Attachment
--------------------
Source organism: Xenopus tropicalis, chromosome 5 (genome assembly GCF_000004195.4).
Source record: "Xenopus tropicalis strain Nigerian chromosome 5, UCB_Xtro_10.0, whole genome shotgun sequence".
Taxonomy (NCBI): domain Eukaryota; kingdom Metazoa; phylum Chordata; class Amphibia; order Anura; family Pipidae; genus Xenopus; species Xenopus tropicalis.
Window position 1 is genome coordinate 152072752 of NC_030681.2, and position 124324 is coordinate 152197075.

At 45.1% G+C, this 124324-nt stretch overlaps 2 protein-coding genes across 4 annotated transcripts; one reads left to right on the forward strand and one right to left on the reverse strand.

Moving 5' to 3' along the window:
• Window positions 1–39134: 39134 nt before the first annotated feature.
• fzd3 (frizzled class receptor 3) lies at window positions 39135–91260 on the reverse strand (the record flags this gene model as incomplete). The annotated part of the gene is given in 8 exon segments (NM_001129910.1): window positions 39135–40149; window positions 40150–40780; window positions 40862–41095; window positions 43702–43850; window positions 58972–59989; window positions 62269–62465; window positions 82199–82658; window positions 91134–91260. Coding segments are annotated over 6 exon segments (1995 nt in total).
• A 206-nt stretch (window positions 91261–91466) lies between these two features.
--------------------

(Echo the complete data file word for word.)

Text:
Source organism: Xenopus tropicalis, chromosome 5 (genome assembly GCF_000004195.4).
Source record: "Xenopus tropicalis strain Nigerian chromosome 5, UCB_Xtro_10.0, whole genome shotgun sequence".
Taxonomy (NCBI): domain Eukaryota; kingdom Metazoa; phylum Chordata; class Amphibia; order Anura; family Pipidae; genus Xenopus; species Xenopus tropicalis.
Window position 1 is genome coordinate 152072752 of NC_030681.2, and position 124324 is coordinate 152197075.

At 45.1% G+C, this 124324-nt stretch overlaps 2 protein-coding genes across 4 annotated transcripts; one reads left to right on the forward strand and one right to left on the reverse strand.

Moving 5' to 3' along the window:
• Window positions 1–39134: 39134 nt before the first annotated feature.
• fzd3 (frizzled class receptor 3) lies at window positions 39135–91260 on the reverse strand (the record flags this gene model as incomplete). The annotated part of the gene is given in 8 exon segments (NM_001129910.1): window positions 39135–40149; window positions 40150–40780; window positions 40862–41095; window positions 43702–43850; window positions 58972–59989; window positions 62269–62465; window positions 82199–82658; window positions 91134–91260. Coding segments are annotated over 6 exon segments (1995 nt in total).
• A 206-nt stretch (window positions 91261–91466) lies between these two features.